Recently I dived into the respective R&D budgets of Intel, NVIDIA, and AMD and concluded that however the latter plan to claw back market share, it isn’t by throwing money and the folks in the labs. With this snippet from AMD’s 2016 roadmap though, a clearer picture emerges of how Team Red can assert dominance – and it comes from making Freesync work with HDMI and the new DisplayPort 1.3.
Which games will you really notice the benefits of adaptive refresh rates like AMD’s Freesync? Why, the best PC racing games of course. Okay, that one was a stretch.
New info from PC World indicates some big plans at the AMD camp to propagate Freesync onto as many display standards as possible in 2016 and beyond.
A key part of that plan involves getting Freesync working over HDMI ports next year. Currently Freesync only works with high-end DisplayPort monitors, and that’s limiting the tech’s adoption rate. However as of 2016, any existing GPU that supports Freesync over DisplayPort will also support it over HDMI 1.4 and 2.0.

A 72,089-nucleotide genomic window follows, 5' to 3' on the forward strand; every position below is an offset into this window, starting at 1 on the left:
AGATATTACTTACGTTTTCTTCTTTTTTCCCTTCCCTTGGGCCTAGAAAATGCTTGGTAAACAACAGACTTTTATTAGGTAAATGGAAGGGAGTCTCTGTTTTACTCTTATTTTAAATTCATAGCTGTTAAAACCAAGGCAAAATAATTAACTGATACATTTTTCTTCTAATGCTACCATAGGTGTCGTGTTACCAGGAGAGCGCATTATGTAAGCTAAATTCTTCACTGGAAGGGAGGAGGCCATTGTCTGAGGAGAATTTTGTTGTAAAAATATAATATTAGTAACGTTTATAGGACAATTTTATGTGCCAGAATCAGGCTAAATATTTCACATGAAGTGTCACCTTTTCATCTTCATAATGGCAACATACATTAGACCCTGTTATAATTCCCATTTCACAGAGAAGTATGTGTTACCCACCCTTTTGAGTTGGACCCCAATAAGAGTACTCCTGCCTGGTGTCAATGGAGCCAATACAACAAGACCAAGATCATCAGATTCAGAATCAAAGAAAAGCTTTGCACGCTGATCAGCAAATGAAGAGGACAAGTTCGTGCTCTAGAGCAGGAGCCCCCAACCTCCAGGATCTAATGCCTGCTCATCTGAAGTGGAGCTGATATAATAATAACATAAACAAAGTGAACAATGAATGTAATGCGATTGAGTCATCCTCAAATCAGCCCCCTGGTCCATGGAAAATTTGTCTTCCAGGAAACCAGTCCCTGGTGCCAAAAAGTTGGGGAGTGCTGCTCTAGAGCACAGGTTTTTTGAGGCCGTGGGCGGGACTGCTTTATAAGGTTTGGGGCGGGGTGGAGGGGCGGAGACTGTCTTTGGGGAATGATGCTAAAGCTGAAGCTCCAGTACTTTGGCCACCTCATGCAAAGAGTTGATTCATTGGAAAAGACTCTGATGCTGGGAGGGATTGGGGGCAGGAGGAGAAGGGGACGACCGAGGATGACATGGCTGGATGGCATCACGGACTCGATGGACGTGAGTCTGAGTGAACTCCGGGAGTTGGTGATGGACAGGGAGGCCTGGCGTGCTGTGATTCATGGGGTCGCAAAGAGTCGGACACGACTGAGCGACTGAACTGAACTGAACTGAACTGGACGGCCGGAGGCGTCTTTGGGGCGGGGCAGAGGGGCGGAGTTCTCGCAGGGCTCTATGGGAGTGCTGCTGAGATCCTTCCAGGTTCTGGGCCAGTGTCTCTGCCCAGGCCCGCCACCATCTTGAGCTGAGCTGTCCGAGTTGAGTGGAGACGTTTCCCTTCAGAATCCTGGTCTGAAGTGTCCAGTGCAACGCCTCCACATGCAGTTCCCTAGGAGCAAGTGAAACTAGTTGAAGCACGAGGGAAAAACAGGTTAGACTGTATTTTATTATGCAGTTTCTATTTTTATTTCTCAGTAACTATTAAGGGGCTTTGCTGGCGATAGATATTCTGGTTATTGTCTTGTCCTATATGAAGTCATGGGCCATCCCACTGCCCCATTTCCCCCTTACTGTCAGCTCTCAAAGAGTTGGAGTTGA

That means we could see a big swell of Freesync support from mid-range monitors in the near future, and that in turn might influence gamer’s GPU purchasing behaviours. Eight new monitor models, say AMD, from LG, Samsung, and Acer will all feature Freesync HDMI compatibility.
AMD are also moving into the mobile market, adding Freesync support toLenovo’s new Y700 laptop, priced at $899. The company also addressed the ‘image judder’ issue with some existing Freesync monitor with the addition of a ‘Low Frame Rate Compensation’ algorithm in their new Radeon Software Crimson driver package.
Freesync will also work over the upcoming DisplayPort 1.3 standard, which features a max bandwidth of 32GB/s – enough to power ultra-high refresh rates at 4K and beyond.